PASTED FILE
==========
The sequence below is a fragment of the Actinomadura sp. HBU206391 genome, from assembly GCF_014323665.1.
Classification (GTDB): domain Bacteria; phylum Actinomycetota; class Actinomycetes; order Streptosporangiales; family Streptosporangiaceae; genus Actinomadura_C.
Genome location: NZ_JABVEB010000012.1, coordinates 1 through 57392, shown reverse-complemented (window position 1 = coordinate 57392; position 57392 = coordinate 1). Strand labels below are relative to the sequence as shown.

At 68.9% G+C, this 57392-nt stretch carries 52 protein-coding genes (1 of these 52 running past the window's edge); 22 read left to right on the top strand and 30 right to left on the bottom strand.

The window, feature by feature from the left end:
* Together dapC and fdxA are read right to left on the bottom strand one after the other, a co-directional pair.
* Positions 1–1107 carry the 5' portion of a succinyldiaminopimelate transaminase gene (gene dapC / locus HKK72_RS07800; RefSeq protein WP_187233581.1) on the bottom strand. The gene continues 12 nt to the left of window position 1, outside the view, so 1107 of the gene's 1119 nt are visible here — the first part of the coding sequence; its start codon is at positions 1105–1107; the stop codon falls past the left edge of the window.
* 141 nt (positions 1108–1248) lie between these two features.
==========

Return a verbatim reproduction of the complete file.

The sequence below is a fragment of the Actinomadura sp. HBU206391 genome, from assembly GCF_014323665.1.
Classification (GTDB): domain Bacteria; phylum Actinomycetota; class Actinomycetes; order Streptosporangiales; family Streptosporangiaceae; genus Actinomadura_C.
Genome location: NZ_JABVEB010000012.1, coordinates 1 through 57392, shown reverse-complemented (window position 1 = coordinate 57392; position 57392 = coordinate 1). Strand labels below are relative to the sequence as shown.

At 68.9% G+C, this 57392-nt stretch carries 52 protein-coding genes (1 of these 52 running past the window's edge); 22 read left to right on the top strand and 30 right to left on the bottom strand.

The window, feature by feature from the left end:
* Together dapC and fdxA are read right to left on the bottom strand one after the other, a co-directional pair.
* Positions 1–1107 carry the 5' portion of a succinyldiaminopimelate transaminase gene (gene dapC / locus HKK72_RS07800; RefSeq protein WP_187233581.1) on the bottom strand. The gene continues 12 nt to the left of window position 1, outside the view, so 1107 of the gene's 1119 nt are visible here — the first part of the coding sequence; its start codon is at positions 1105–1107; the stop codon falls past the left edge of the window.
* 141 nt (positions 1108–1248) lie between these two features.